Six Department of Fisheries and Oceans rescue boats and one Coast Guard patrol craft have been deployed in the Grand Lake area, and one Coast Guard patrol craft will be deployed in the lower St. John River. 

"Two boats have been assigned to the Darlings Island area," says the EMO. "When they are not assisting with evacuations or emergency support, they are assisting local residents to safely cross from the island."

On Friday, there were about 40 crossings completed and the service is expected to continue. 

(MUST SEE PHOTOS: Images from the devastating flooding along the St. John River)

CITY OF SAINT JOHN REACHES HISTORIC FLOOD LEVEL, NO SIGNS OF STOPPING

The province is already seeing unprecedented water levels in a number of areas. Flood level in the city of Saint John is 4.2 metres, and it is expected to peak around 5.9 metres early this week.

"Saint John has already beat its flood record, Jemseg and Maugerville are certainly on the cusp, and other points like Sheffield and Grand Lake and Oak Point, they could do so as well," Geoffrey Downey, a spokesperson with N.B. EMO told the CBC. 

Keep on top of active weather by visiting the ALERTS page.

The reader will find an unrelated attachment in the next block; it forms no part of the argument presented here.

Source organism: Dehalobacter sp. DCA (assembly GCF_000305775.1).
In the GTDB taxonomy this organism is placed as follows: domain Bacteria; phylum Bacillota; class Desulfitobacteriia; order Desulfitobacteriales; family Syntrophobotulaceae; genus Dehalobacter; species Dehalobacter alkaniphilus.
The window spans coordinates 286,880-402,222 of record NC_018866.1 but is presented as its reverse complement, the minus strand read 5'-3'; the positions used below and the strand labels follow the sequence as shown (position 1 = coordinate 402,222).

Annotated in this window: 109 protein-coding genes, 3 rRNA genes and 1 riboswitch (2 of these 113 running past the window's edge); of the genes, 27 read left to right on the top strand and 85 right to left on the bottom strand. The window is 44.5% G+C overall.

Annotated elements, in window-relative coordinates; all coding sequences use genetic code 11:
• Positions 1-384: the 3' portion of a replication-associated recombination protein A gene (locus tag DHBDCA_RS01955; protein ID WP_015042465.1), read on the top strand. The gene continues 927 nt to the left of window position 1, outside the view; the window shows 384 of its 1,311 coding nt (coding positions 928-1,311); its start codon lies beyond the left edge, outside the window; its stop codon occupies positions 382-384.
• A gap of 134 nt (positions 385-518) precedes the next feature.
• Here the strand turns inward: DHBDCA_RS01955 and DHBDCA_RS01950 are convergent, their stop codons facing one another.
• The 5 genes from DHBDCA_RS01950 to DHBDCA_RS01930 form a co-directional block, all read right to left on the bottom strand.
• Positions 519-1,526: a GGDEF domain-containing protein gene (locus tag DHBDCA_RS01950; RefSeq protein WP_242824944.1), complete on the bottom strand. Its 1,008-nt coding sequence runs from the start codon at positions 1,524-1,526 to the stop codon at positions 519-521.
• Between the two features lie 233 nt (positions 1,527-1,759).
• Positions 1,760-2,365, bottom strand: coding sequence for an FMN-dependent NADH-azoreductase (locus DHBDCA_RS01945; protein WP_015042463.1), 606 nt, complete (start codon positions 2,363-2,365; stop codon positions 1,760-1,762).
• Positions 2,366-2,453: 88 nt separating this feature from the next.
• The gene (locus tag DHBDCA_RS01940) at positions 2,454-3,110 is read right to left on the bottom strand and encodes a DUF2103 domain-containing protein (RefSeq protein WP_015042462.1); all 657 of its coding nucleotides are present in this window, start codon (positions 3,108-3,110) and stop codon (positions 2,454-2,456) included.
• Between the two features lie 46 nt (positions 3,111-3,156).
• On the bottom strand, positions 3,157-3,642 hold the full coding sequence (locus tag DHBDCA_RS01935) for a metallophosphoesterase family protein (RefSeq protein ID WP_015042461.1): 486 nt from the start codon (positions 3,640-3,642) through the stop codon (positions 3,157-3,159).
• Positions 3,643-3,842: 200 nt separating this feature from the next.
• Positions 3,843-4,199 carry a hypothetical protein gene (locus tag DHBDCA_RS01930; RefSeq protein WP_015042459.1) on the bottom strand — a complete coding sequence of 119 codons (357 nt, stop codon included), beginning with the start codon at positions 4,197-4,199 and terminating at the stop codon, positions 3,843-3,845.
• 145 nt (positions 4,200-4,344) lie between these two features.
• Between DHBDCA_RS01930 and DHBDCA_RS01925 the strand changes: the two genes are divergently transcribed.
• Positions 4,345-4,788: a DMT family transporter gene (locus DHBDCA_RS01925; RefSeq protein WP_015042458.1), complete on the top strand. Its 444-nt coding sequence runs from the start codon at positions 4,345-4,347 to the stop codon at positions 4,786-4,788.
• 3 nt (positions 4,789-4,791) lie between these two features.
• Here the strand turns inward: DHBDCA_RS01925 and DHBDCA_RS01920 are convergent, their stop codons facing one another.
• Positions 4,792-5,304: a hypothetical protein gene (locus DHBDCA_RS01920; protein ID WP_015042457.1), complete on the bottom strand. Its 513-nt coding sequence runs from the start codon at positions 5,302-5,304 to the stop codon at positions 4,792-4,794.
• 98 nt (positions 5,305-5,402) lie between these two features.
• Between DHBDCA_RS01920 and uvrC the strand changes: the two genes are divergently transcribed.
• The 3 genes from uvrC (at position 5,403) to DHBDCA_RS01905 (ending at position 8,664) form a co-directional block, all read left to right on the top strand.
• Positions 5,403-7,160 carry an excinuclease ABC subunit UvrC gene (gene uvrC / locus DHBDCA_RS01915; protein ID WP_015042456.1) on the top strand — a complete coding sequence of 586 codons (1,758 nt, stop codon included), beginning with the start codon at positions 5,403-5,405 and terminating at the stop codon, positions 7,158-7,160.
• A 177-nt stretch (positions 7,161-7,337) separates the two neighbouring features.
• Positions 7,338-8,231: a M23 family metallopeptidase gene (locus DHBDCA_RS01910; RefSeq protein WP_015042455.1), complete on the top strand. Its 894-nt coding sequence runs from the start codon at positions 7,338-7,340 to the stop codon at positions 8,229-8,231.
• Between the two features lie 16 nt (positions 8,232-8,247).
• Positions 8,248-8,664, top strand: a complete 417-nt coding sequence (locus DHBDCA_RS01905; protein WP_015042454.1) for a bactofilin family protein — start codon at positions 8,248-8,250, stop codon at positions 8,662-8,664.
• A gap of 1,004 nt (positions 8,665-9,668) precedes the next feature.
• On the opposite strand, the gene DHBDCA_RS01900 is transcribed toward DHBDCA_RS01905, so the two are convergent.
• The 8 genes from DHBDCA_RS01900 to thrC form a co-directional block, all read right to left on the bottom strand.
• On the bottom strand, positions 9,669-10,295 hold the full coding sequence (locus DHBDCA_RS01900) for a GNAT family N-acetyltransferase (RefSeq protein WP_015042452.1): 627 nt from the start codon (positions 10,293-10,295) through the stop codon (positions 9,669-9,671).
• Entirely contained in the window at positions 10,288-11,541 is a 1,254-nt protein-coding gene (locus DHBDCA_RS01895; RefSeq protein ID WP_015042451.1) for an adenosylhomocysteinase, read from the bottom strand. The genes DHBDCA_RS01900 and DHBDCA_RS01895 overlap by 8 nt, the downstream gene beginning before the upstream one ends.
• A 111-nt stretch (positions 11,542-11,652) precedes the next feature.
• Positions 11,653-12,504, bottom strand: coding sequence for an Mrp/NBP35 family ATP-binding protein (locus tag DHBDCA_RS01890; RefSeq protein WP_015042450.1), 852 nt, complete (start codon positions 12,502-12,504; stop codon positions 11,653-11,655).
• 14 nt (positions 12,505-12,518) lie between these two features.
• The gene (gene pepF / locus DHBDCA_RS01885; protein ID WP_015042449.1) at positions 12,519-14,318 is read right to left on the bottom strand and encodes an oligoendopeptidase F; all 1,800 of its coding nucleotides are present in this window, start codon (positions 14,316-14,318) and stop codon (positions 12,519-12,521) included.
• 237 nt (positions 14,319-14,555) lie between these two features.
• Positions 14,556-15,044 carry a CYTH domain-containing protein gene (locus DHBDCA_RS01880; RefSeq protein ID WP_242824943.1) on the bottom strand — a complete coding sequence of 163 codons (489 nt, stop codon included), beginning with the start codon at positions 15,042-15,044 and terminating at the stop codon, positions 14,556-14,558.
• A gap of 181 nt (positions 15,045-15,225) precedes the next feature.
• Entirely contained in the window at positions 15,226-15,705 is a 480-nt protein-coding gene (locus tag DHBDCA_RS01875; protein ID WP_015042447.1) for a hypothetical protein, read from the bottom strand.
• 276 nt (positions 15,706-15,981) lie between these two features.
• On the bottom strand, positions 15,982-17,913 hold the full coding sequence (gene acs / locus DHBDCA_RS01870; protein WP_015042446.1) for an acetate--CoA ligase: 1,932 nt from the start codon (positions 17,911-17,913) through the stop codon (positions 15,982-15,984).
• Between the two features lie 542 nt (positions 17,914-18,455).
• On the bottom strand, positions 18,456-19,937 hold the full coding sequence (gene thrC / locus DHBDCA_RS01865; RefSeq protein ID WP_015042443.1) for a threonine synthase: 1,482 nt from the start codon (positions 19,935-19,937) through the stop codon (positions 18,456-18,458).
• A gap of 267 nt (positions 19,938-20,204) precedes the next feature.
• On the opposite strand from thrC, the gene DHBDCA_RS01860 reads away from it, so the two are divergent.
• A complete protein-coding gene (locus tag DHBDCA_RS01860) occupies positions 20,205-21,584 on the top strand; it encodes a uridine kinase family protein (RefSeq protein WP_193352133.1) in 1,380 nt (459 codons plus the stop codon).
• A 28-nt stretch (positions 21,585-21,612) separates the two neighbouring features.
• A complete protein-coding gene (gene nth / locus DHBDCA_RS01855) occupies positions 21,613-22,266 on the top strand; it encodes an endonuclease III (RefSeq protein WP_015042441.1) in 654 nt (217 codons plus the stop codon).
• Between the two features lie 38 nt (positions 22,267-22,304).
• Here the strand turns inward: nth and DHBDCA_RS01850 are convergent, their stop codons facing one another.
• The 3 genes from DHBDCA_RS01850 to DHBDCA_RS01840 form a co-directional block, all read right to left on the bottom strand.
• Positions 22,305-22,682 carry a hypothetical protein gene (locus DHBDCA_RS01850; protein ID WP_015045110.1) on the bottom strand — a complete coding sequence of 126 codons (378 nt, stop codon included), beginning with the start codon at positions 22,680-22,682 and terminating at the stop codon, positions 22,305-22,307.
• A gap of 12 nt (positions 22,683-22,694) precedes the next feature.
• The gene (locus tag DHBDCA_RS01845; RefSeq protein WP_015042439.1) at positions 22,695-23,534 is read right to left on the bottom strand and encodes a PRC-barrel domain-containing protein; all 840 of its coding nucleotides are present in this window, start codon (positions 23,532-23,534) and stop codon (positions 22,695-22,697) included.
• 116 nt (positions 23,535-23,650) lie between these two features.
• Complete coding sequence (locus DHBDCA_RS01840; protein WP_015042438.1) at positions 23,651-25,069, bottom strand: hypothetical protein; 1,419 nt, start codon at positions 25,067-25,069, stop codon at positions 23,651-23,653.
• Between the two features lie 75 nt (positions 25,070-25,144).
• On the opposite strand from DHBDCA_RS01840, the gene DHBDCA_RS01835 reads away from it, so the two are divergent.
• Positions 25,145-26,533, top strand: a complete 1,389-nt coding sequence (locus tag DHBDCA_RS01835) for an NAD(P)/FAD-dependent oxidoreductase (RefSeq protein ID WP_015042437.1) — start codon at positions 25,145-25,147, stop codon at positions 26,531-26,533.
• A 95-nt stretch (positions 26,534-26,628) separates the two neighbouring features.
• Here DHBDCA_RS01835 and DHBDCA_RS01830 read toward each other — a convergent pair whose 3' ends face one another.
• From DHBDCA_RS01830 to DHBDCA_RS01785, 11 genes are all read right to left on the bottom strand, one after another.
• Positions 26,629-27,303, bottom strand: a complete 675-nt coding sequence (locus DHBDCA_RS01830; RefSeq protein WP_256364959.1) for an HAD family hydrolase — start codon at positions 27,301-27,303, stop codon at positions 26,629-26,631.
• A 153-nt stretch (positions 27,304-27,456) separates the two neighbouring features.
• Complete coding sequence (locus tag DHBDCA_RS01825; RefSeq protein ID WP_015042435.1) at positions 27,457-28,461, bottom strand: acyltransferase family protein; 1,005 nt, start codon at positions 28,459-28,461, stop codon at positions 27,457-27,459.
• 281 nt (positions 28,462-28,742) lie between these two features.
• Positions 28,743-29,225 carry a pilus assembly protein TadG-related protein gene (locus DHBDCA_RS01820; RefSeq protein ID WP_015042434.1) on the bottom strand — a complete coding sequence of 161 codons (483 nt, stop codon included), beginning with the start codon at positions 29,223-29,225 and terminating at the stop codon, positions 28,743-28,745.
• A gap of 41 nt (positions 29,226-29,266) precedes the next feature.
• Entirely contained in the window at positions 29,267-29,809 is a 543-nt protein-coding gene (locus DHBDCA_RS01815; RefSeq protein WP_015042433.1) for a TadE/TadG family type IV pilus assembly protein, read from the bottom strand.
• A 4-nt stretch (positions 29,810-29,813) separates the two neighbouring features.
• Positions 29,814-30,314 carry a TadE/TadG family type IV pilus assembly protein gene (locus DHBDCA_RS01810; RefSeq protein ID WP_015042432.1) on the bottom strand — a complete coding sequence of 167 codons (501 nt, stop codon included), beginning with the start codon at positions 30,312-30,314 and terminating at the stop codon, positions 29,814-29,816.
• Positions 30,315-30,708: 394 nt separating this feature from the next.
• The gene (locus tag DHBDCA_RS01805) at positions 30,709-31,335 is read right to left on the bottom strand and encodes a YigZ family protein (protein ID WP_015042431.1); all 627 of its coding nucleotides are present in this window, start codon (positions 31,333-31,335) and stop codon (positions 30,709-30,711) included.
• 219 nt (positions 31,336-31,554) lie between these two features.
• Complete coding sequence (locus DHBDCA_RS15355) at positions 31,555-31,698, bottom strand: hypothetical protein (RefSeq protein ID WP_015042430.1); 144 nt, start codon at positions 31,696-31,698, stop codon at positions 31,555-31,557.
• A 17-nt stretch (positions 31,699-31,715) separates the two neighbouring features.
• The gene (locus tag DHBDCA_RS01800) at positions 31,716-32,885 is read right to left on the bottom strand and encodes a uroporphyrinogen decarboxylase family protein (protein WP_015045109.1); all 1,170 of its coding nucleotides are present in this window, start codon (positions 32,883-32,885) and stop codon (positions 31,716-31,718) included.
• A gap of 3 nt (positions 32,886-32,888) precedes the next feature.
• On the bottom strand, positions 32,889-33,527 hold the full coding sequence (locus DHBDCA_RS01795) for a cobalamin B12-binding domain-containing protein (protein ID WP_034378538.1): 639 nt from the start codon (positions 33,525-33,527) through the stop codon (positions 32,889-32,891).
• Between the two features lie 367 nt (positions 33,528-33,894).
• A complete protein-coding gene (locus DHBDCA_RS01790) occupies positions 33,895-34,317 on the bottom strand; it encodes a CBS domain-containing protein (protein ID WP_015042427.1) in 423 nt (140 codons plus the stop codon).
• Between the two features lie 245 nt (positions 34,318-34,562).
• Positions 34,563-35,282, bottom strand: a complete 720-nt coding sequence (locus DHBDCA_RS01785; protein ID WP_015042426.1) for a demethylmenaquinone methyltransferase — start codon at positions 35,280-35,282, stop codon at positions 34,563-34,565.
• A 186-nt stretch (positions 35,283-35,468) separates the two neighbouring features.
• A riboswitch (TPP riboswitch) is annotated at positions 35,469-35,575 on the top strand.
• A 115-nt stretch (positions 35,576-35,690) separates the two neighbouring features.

Water levels in Fredericton are expected to hover around 8 metres through Monday before starting to decline on Tuesday.

Drivers are advised to avoid any routes covered by water and follow closure notices. A list of the latest road closures can be found here.


NEW BRUNSWICK FLOODING ONGOING COVERAGE

PROVINCIAL GOVERNMENT LAUNCHES DISASTER FINANCIAL ASSISTANCE PROGRAM

The provincial government has launched a Disaster Financial Assistance program. It is available to anyone with uninsurable losses and is intended to help communities and residents get back on their feet after a disaster. 

"Water levels have risen quickly over the past week, reaching and, in some cases, surpassing levels last seen during the floods of 2008 and 1973. Damage to private and public infrastructure has already been reported and is likely to increase in the days ahead," reads a statement issued in regards to disaster relief.

According to Gallant, keeping residents safe is the number one priority. 

"Disaster Financial Assistance will be available to help ease the financial burden for residents who have been impacted by the flood," Gallant says. "New Brunswickers who have been affected by flooding are encouraged to contact us to see what type of financial support they can receive."

(Coming Soon: Faster and clearer weather on the web. Learn more, here)

Residents can report damages related to flooding by calling 1-888-298-8555 or by registering online


AVOID BOATING OR OTHER WATER ACTIVITIES

Emergency officials are urging New Brunswickers to avoid boating, kayaking and other water activities as the water currents are strong.

"Large quantities of debris and ice have been reported coming down the St. John River, increasing safety concerns for watercraft," officials warn. 

The banks of waterways are also extremely dangerous right now. 

WATCH BELOW: ROAD CLOSURES 'PILING UP' AS WATER LEVELS RISE